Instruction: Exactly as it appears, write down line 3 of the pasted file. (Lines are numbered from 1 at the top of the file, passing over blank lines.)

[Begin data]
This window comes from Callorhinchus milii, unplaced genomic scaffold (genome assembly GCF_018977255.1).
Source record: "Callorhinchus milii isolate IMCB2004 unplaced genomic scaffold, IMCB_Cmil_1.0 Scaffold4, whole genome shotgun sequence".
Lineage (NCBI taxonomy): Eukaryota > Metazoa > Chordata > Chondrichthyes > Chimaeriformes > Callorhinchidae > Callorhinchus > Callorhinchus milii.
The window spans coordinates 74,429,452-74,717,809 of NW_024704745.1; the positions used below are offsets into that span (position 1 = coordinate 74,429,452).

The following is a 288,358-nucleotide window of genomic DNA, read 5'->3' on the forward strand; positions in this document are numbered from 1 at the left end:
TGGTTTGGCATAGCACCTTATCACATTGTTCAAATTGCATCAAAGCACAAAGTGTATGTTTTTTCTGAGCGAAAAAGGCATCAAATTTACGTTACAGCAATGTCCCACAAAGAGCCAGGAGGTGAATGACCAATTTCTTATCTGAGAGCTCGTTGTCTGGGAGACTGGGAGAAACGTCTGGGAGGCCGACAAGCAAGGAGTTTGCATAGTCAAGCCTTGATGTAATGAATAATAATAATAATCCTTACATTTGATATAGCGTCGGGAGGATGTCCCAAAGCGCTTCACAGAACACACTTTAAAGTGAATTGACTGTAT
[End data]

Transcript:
Lineage (NCBI taxonomy): Eukaryota > Metazoa > Chordata > Chondrichthyes > Chimaeriformes > Callorhinchidae > Callorhinchus > Callorhinchus milii.